I hate to think what would have happened if I had just shot my 5 shots in rapid succession, I probably would have gotten thrown out of the class even though people do it all the time at the range. And yes I could have passed the test doing this, I was shooting a .22 so I could definitely empty the magazine and get them all inside the box :D
     
  11. Kindrox

    Kindrox Member

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    A lot of people "know" the law. Even on obvious mis-perceptions I generally don't bother to attempt to correct such such people anymore because my citing the actual text of the law is less authoritative then what they hear from some guy somewhere.

    Many people believe what they would like to be correct.
     
  12. Hellbore

    Hellbore Member

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    About picking a fight... That one I can sort of understand people having a hard time with, because of the way the law is worded.

    We read the actual wording of the law, and it said that if you started the fight, BUT then you tried to withdraw from the fight and were for some reason not able to, and your life became endangered, then you could use deadly force to defend yourself. However, the instructor warned us to "ignore" this paragraph when taking the written test.

    I think this might have confused some people and might be why they got that answer wrong... In general you can't use deadly force in a situation where you provoked the fight, but there is a specific case where you can... technically.

    My solution is to not start fights in the first place :D
     
  13. Owen Sparks

    Owen Sparks member

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    You really don't want the government involved.

    Let me approach this argument from another angle. When it comes to crime we treat everyone as innocent until they are proven guilty in a court of law, right? Why should competency with firearms be any different? You should not have to prove yourself competent to exercise a basic constitutional right. The government should have to PROVE you incompetent before denying any right. That is the problem with state licensing. It assumes you incompitent until you prove otherwise.
     
  14. Hellbore

    Hellbore Member

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    I can see your point of view, I mean, if you take that argument to its logical conclusion, should we even be required to have a permit to carry concealed?

    I believe here in AZ there's actually a bill in the works that would make it legal to carry concealed without a permit.

    For now though, I took the class...
     
  15. Sam1911

    Sam1911 Moderator

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    Without having heard his exact comments it would be hard to evaluate what he was trying to do there, but a few thoughts on the subject as applied to defensive "practical" shooting:

    1) When you have your sights on a target and have made a decision to shoot, press the trigger smoothly to the rear, release the trigger to the point where it "resets" or releases the disconnector, and then press to the rear again. Repeat until you achieve the result you're looking for. With practice, you can make aimed, accurate shots at a rate exceeding four shots a second with most service handguns. During a string of aimed fire at one target, lifting your finger off the trigger -- and even allowing the trigger to return fully to it's relaxed position -- will only slow you down as not only are you introducing extra travel length into your trigger stroke but you're losing your "index" of where the reset point is.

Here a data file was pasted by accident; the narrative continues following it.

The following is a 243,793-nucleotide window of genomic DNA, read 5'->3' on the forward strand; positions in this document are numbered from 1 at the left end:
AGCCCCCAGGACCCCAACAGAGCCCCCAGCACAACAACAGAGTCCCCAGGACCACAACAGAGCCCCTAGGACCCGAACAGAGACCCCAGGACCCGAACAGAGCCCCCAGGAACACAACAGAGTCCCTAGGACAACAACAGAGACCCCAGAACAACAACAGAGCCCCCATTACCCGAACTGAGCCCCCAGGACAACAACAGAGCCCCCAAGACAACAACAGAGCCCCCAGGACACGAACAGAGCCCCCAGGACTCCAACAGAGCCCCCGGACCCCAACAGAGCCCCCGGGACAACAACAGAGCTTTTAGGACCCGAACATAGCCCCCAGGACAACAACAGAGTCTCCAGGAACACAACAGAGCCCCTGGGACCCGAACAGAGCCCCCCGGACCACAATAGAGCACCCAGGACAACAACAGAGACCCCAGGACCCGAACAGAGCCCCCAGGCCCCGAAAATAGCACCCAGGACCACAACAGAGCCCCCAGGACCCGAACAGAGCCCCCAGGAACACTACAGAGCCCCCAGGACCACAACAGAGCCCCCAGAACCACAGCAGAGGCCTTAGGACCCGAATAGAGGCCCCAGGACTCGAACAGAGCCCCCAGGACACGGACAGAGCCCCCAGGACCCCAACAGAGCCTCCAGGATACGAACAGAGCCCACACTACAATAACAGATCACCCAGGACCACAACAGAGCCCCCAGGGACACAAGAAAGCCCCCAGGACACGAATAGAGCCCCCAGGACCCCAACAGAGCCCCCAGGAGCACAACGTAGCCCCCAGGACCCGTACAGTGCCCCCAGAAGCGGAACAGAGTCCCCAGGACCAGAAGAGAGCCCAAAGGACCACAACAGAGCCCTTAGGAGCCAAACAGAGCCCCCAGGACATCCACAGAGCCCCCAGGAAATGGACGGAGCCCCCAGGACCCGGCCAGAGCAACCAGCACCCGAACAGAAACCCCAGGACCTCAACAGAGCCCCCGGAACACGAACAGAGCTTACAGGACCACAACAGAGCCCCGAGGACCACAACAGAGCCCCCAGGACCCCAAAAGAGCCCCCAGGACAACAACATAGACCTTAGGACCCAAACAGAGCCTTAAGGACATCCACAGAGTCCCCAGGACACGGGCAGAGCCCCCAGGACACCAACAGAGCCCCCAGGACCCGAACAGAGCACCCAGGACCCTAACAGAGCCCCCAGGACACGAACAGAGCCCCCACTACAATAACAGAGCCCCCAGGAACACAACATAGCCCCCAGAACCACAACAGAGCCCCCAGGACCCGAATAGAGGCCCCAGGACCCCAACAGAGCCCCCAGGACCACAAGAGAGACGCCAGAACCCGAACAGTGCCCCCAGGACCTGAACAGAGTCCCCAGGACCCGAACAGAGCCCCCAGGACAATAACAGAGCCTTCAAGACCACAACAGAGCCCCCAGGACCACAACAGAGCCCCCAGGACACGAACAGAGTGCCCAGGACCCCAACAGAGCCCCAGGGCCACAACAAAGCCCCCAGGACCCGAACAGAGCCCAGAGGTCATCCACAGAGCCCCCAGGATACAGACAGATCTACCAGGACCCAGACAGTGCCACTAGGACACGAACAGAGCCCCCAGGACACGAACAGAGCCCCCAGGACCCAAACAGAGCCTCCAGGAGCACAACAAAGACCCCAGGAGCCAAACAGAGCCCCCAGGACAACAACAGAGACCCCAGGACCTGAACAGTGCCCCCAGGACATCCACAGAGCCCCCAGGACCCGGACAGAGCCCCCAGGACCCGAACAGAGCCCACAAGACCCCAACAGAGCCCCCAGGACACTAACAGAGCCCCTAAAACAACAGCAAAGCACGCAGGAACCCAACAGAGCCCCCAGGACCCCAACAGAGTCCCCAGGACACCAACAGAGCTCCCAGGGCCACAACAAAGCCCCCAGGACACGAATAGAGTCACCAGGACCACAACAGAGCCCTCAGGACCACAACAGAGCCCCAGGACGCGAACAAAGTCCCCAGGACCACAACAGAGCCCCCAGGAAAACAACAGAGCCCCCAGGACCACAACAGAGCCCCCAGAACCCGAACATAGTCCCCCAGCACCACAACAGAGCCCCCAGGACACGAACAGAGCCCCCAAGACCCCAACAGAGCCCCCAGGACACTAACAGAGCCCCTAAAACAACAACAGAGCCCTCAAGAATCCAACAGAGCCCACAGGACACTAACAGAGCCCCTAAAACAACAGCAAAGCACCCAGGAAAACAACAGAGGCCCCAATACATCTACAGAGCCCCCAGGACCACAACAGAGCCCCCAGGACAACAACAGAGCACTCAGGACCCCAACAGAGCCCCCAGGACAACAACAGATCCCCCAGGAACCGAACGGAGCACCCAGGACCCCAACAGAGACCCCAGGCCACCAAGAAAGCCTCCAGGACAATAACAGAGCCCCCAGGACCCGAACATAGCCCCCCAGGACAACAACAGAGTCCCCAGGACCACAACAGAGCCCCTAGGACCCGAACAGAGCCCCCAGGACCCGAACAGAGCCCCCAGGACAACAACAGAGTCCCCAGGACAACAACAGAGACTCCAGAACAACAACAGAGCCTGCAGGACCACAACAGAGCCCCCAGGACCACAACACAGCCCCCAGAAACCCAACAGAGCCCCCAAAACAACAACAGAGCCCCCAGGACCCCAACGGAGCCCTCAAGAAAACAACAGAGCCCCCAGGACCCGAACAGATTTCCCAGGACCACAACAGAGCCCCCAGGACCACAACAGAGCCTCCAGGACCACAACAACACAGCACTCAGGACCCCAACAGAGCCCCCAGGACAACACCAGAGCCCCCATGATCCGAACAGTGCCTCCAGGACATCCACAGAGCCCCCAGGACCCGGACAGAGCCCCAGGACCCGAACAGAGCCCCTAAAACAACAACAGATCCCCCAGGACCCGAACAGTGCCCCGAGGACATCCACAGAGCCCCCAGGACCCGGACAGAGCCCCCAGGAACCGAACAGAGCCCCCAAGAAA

2) At any (and EVERY) point at which you will stop to re-evaluate your target, transition to another target, and/or move your position, your finger comes OFF the trigger and OUT of the trigger guard. The correct trigger finger position for all functions before and after the moment of firing is pointing straight ahead and resting against the frame, above the trigger guard.

    Again, it's hard to evaluate what he was trying to say. If he had some drilling technique by which he was instructing you to take deliberate single shots and wanted to force you to slow down and look at your sights, that might make some sense. As a general rule, (as you've related it) it isn't sound instruction.
     
  16. ny32182

    ny32182 Member

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    If there is no more to that story, I would have to start assuming this guy is... well... a moron. Wait till he gets a competent competetive shooter in there and doesn't fully explain that rule. The guy will have five rounds off before he even has time to protest.
     
  17. ny32182

    ny32182 Member

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    I only pull my finger out of the guard while simultaneously moving and not shooting and/or reloading.

    Just moving your finger from the trigger, to outside the trigger guard, back to the trigger will take more time than it takes to fire a double tap. If you have multiple targets close together it will take more time than it takes to transition between targets. I.e. you couldn't (or at least, I couldn't) do it between the last shot on one target and the first shot on the next, assuming a short transition at play.
     
  18. Owen Sparks

    Owen Sparks member

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    When the state assumes the power to license any right; it is no longer a right but a privilege subject to state regulations.